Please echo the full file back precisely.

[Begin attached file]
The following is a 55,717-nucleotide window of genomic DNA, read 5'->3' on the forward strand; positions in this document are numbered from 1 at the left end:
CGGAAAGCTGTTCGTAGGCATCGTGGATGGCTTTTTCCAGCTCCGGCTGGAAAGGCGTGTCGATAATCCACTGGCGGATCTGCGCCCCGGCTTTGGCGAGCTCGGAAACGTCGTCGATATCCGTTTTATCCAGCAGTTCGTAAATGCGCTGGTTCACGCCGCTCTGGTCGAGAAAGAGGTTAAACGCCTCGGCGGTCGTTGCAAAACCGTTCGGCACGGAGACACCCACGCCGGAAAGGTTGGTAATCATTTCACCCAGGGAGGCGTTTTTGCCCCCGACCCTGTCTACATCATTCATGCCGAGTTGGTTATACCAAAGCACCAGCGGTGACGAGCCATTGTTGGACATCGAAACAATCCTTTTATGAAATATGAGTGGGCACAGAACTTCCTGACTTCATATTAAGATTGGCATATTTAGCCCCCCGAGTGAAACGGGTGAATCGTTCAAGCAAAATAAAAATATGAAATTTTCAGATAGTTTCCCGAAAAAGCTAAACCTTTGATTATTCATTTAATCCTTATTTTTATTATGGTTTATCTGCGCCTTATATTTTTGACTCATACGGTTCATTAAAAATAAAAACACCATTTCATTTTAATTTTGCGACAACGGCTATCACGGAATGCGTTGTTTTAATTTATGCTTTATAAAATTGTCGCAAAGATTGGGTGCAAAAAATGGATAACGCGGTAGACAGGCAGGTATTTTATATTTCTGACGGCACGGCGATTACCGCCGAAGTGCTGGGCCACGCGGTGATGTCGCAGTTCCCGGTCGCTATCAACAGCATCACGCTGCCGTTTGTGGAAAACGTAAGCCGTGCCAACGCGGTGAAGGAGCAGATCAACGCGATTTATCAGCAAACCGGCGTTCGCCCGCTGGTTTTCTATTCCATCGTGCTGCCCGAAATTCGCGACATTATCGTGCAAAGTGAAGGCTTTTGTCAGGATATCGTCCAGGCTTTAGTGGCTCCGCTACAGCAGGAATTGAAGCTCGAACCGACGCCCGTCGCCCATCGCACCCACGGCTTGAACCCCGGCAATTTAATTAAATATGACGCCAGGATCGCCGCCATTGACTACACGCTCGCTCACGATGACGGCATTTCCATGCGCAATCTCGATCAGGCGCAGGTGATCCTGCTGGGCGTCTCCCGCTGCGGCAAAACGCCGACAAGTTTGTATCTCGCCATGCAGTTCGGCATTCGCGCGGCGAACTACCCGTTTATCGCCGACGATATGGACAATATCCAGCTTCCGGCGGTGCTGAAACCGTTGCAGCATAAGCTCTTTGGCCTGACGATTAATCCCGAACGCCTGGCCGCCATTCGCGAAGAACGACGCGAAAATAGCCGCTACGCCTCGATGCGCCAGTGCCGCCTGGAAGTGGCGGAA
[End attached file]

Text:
The following is a 55,717-nucleotide window of genomic DNA, read 5'->3' on the forward strand; positions in this document are numbered from 1 at the left end:
CGGAAAGCTGTTCGTAGGCATCGTGGATGGCTTTTTCCAGCTCCGGCTGGAAAGGCGTGTCGATAATCCACTGGCGGATCTGCGCCCCGGCTTTGGCGAGCTCGGAAACGTCGTCGATATCCGTTTTATCCAGCAGTTCGTAAATGCGCTGGTTCACGCCGCTCTGGTCGAGAAAGAGGTTAAACGCCTCGGCGGTCGTTGCAAAACCGTTCGGCACGGAGACACCCACGCCGGAAAGGTTGGTAATCATTTCACCCAGGGAGGCGTTTTTGCCCCCGACCCTGTCTACATCATTCATGCCGAGTTGGTTATACCAAAGCACCAGCGGTGACGAGCCATTGTTGGACATCGAAACAATCCTTTTATGAAATATGAGTGGGCACAGAACTTCCTGACTTCATATTAAGATTGGCATATTTAGCCCCCCGAGTGAAACGGGTGAATCGTTCAAGCAAAATAAAAATATGAAATTTTCAGATAGTTTCCCGAAAAAGCTAAACCTTTGATTATTCATTTAATCCTTATTTTTATTATGGTTTATCTGCGCCTTATATTTTTGACTCATACGGTTCATTAAAAATAAAAACACCATTTCATTTTAATTTTGCGACAACGGCTATCACGGAATGCGTTGTTTTAATTTATGCTTTATAAAATTGTCGCAAAGATTGGGTGCAAAAAATGGATAACGCGGTAGACAGGCAGGTATTTTATATTTCTGACGGCACGGCGATTACCGCCGAAGTGCTGGGCCACGCGGTGATGTCGCAGTTCCCGGTCGCTATCAACAGCATCACGCTGCCGTTTGTGGAAAACGTAAGCCGTGCCAACGCGGTGAAGGAGCAGATCAACGCGATTTATCAGCAAACCGGCGTTCGCCCGCTGGTTTTCTATTCCATCGTGCTGCCCGAAATTCGCGACATTATCGTGCAAAGTGAAGGCTTTTGTCAGGATATCGTCCAGGCTTTAGTGGCTCCGCTACAGCAGGAATTGAAGCTCGAACCGACGCCCGTCGCCCATCGCACCCACGGCTTGAACCCCGGCAATTTAATTAAATATGACGCCAGGATCGCCGCCATTGACTACACGCTCGCTCACGATGACGGCATTTCCATGCGCAATCTCGATCAGGCGCAGGTGATCCTGCTGGGCGTCTCCCGCTGCGGCAAAACGCCGACAAGTTTGTATCTCGCCATGCAGTTCGGCATTCGCGCGGCGAACTACCCGTTTATCGCCGACGATATGGACAATATCCAGCTTCCGGCGGTGCTGAAACCGTTGCAGCATAAGCTCTTTGGCCTGACGATTAATCCCGAACGCCTGGCCGCCATTCGCGAAGAACGACGCGAAAATAGCCGCTACGCCTCGATGCGCCAGTGCCGCCTGGAAGTGGCGGAA